The Multiband Imaging Photometer for SIRTF (MIPS) is being designed to obtain extremely sensitive images at 70 and 160 microns, using detector arrays of Ge:Ga photoconductors. Although the array readouts are fabricated on silicon, a design and fabrication process has been developed which makes them dc-stable at the array operating temperature of 1.7K. The capacitive trans-impedance amplifer (CTIA) readout circuit maintains the detector bias as signals accumulate and virtually eliminates crosstalk between pixels due to ionizing particle hits. Graded contacts on the detectors minimize hook response and spontaneous spiking. Despite these desirable performance features, the detectors are subject to shortcomings typical of this detector type, such as long time constants due to dielectric relaxation and changes of responsivity as a result of ionization damage by energetic particles. Therefore, a high fidelity simulation of the far infrared sky is being used as a testbed, so that signals can be extracted taking account of realistic detector properties. Using this testbed, we demonstrate the ability of a source fitting algorithm (DAOPHOT) to separate individual galaxies reliably from infrared cirrus. We compare the performance of this extraction approach with and without the effects of cosmic ray hits on the detectors and of latent images due to the long detection time constants. We discuss plans to update the simulation with laboratory test data to help plan optimum ways to use MIPS to gain a very deep view of the far infrared sky. Our goal is to detect sources reliably at 70 and 160 microns to 5-standard-deviation levels below 1 and 10 mJy respectively (assuming 2000 second integrations).

Deglitching Methods by the ISOPHOT Int.Analysis
C. Gabriel, J. Acosta-Pulido, M. Haas

The ISOPHOT detectors are continuously affected by high energy particles hits, with an averaged frequency of an event every 7 seconds as registered by the detector. The net effect is observed as a disturbance in the readout voltages, which affects the signal to noise ratio and degrades the photometric accuracy level. Due to the highly redundant readout method of ISOPHOT it is relatively simple to identify hits with enough energy to produce any disturbance in the readout. The most energetic particles can produce a momentary change in the detector response, which lasts for a certain time and appears as a tail in the signal sequence. Three different methods are implemented into PIA to cope with this problem. All three are based in statistical analysis, identifying deviant points. Two algorithms operate at the readout voltage level, either flagging the affected data for avoiding its further use, or trying to reconstruct the affected parts to minimize the loss of information. A second detection can be done at the signal level, after integration ramp fitting. In this paper we will present the algorithms together with a standard set of parameters which provide very good results for the majority of ISOPHOT data. PIA provides a simple interface to perform an individual treatment of the data, optimizing the algorithm parameters.

Transient Modeling with ISOPHOT IA
C. Gabriel, J. Acosta-Pulido

One of the most difficult problems we are confronting in the ISOPHOT calibration, is given by the long stabilization times, which produce detector transient responses. Examples of this behaviour will be shown for the different subinstruments. Several physical and empirical transient models have been proposed and implemented within the ISOPHOT Interactive Analisis for correcting the signal drifts. The results achieved so far, the difficulties found and the data reduction strategies implemented in PIA will be summarized by this paper.

Non-Linearity in the response of LWS Detectors
S. Leeks, P. Clegg et al.

The Long Wavelength Spectrometer on ISO has 10 detectors connected to intergrating amplifiers. The integration ramps - the gate voltages as a function of time - have to be converted into the flux of the source. For low photocurrents, the ramps produced by the detectors are linear and can be calibrated using the standard LWS calibration source, Uranus. Higher photocurrents, however, produce non-linear ramps which must be calibrated. The method of converting these ramps into photocurrents is discussed, as well as the correction for non-linearity applied to observations with 1/4 and 1/2 second ramps. This correction is made using models and observations of Saturn and Mars. The data for the two planets seem to indicate that, when observing very strong (Saturn strength) sources, the detectors may be entering a different regime possibly due to photon curing of the detectors.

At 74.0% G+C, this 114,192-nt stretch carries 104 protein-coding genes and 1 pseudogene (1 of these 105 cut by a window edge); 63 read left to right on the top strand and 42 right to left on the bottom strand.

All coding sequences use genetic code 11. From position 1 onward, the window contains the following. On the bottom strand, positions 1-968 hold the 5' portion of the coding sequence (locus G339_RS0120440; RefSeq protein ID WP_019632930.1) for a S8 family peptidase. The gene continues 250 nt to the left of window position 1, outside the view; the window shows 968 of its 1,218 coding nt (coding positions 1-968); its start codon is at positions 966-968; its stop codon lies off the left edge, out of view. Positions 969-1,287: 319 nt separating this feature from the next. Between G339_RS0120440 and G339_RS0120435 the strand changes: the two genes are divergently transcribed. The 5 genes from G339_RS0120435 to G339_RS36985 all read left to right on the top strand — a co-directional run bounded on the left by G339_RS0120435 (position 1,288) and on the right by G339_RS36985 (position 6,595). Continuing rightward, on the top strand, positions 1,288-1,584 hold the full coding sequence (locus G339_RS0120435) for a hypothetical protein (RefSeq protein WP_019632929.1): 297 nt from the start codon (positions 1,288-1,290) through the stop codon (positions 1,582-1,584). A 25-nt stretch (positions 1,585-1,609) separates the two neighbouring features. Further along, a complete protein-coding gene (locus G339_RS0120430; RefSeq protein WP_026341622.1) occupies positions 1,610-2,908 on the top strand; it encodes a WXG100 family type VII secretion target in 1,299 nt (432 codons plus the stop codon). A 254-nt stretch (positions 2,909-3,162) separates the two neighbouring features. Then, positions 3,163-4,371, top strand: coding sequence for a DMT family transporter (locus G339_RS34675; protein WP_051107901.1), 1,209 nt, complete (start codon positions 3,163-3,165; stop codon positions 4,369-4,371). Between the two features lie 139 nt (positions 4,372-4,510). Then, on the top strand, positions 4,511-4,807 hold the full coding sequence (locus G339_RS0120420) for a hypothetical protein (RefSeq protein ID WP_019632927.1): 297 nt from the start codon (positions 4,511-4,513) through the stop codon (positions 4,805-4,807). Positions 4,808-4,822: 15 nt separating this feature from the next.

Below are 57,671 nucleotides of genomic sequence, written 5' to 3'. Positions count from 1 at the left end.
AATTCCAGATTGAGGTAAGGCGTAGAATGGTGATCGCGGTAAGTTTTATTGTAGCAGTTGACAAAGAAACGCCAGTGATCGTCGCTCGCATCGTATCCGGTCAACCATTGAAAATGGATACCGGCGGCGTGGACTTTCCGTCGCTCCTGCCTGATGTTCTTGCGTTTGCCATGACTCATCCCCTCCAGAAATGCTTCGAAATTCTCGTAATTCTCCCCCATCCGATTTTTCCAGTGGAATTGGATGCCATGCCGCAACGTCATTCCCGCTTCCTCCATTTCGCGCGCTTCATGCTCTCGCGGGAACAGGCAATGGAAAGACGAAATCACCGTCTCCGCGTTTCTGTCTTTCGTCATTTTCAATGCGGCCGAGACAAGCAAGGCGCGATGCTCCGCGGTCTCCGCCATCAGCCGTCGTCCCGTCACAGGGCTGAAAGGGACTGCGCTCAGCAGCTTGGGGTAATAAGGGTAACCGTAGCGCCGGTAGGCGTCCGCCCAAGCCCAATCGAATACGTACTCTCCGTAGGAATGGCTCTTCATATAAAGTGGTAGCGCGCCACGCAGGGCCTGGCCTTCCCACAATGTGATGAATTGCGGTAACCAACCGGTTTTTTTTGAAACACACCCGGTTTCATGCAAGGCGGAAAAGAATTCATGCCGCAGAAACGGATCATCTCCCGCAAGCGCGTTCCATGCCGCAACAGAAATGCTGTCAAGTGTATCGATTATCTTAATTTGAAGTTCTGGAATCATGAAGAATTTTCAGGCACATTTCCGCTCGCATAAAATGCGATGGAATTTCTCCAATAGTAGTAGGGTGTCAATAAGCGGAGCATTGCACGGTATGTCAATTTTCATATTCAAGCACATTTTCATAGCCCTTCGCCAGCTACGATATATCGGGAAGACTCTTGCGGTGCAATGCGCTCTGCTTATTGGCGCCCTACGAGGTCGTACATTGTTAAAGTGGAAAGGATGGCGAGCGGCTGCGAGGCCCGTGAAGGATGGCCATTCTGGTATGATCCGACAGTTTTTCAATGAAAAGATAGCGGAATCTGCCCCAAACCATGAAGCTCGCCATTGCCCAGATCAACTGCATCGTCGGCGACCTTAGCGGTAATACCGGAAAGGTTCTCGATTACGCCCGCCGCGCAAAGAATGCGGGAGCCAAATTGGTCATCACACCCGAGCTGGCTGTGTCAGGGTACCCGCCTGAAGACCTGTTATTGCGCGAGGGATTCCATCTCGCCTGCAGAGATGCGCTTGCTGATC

Analysis of isocam glitch statistics and comparison with cosmic ray models and flight data
P. Nieminen

Analysis of ISOCAM long-term glitch statistics is presented along with a comparison to environmental data from the IMP-8 spacecraft and two high latitude neutron monitors. Ray-tracing simulations of the ISOCAM LW CCD using the GEANT code are combined with IMP-8 results, as well as CREME96 and CHIME cosmic ray model predictions, to yield estimates of the CCD affected pixel number distribution.

Radiation-induced Effects in Extrinsic IR Detectors
M. Patrashin

Experimental results and a model of the low-dose radiation effects in extrinsic infrared detectors will be presented. The effects will be illustrated by the examples from the ground based tests, such as 100 MeV protons irradiation of Si:Ga and gamma-irradiation of stressed Ge:Ga photoconductors. The effects are explained in terms of a change of the effective compensation ratio of the samples due to recharging of the donor and acceptor impurities by electrons and holes generated under the irradiation, as well as taking into account that the heavily doped near contact layers block minority carriers inside the semiconductor bulk and prevent their sweepout from the detector. Some results of the mathematical modelling will be also discussed.

In-flight Performance of NICMOS Detectors
M. Rieke

The HgCdTe photodiode arrays flown on NICMOS were thoroughly characterized before launch, and therefore a detailed comparison with the performance during flight is possible. A suite of groundbased irradiation testing is also available for comparative studies. The in-flight DC stability, dark current, radiometric performance, and response to cosmic rays of the NICMOS detectors will be presented. Data for the first 6 months of flight operation will be examined for any possible performance changes induced by the flight environment.

Overview of the Performance of LWS germanium photoconductors
B. Swinyard et al.

The Long Wavelength Spectrometer on ISO utilises three types of doped germanium photo-conductors for the detection of radiation in the 45-198 micron waveband;: Ge:Be, Ge:Ga(unstressed) and Ge:Ga(stressed). The instrument has been in almost continuous operation in-orbit for two years, with this perspective some important conclusions on the design and operation of doped germanium photo-conductors for detection in the FIR can now be drawn. This paper reviews the conditions encountered in the space environment, the affect these had on the detector performance and the choices made for the operating parameters of the detectors. The methods for curing the affects of the ionising radiation dose and for correcting for drifts in detector responsivity are also briefly reviewed together with the derived instrument NEP's and responsivities.